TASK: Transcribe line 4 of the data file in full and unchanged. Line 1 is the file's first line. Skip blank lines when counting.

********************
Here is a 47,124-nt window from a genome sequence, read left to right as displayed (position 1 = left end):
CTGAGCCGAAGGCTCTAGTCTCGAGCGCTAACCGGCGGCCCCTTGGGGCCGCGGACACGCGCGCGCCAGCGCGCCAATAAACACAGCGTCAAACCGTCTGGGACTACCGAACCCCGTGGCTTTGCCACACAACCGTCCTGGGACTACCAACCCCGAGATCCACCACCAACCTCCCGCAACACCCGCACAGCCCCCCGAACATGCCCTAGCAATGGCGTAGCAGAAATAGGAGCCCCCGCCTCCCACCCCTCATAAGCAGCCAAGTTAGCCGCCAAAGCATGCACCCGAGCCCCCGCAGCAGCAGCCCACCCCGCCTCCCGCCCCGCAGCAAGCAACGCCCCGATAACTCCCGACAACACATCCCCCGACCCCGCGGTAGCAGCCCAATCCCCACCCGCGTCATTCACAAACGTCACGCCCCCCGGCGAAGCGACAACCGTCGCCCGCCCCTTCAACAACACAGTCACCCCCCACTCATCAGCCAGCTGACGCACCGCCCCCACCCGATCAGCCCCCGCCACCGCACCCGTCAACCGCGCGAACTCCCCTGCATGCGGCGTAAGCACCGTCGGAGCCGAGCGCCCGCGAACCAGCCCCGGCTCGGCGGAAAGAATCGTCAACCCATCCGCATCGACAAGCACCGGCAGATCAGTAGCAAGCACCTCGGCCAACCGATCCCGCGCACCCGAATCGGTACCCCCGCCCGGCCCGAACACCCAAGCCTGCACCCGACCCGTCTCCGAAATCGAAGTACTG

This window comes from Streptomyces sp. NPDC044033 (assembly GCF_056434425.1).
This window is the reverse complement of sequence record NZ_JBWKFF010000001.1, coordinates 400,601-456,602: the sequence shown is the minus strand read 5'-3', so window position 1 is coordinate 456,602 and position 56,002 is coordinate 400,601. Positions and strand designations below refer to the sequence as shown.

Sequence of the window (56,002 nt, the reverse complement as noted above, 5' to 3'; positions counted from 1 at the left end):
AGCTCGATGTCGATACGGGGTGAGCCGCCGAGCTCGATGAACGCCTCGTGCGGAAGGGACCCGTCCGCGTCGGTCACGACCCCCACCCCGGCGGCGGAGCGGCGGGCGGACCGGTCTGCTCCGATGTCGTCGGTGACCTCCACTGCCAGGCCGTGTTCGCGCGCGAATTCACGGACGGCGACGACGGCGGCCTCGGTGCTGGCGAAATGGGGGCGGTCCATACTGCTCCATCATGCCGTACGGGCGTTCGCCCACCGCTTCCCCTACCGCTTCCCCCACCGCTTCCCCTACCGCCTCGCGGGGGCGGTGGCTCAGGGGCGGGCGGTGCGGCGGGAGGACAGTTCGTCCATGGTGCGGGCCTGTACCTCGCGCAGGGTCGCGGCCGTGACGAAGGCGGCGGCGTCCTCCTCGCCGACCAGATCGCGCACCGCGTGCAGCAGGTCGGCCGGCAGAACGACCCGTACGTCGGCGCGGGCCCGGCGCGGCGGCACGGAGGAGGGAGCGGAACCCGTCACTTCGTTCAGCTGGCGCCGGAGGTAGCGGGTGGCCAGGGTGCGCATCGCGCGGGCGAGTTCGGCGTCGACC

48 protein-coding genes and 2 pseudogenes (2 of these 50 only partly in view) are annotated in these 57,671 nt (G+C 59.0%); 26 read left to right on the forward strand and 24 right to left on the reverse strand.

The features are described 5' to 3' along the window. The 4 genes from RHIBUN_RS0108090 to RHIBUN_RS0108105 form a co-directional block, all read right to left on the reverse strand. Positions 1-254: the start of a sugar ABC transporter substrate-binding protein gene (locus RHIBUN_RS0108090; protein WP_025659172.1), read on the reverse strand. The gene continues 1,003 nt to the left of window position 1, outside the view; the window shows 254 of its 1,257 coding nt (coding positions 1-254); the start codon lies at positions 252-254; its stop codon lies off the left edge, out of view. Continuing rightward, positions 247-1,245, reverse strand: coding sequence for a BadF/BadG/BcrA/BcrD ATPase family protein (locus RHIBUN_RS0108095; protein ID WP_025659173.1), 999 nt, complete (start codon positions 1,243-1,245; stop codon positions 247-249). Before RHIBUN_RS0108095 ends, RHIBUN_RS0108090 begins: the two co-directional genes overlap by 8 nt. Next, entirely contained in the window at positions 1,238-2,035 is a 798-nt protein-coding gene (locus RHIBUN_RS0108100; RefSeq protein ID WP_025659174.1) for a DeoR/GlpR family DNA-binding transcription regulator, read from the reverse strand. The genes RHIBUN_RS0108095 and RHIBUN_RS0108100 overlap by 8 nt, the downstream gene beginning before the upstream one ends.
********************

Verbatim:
This window is the reverse complement of sequence record NZ_JBWKFF010000001.1, coordinates 400,601-456,602: the sequence shown is the minus strand read 5'-3', so window position 1 is coordinate 456,602 and position 56,002 is coordinate 400,601. Positions and strand designations below refer to the sequence as shown.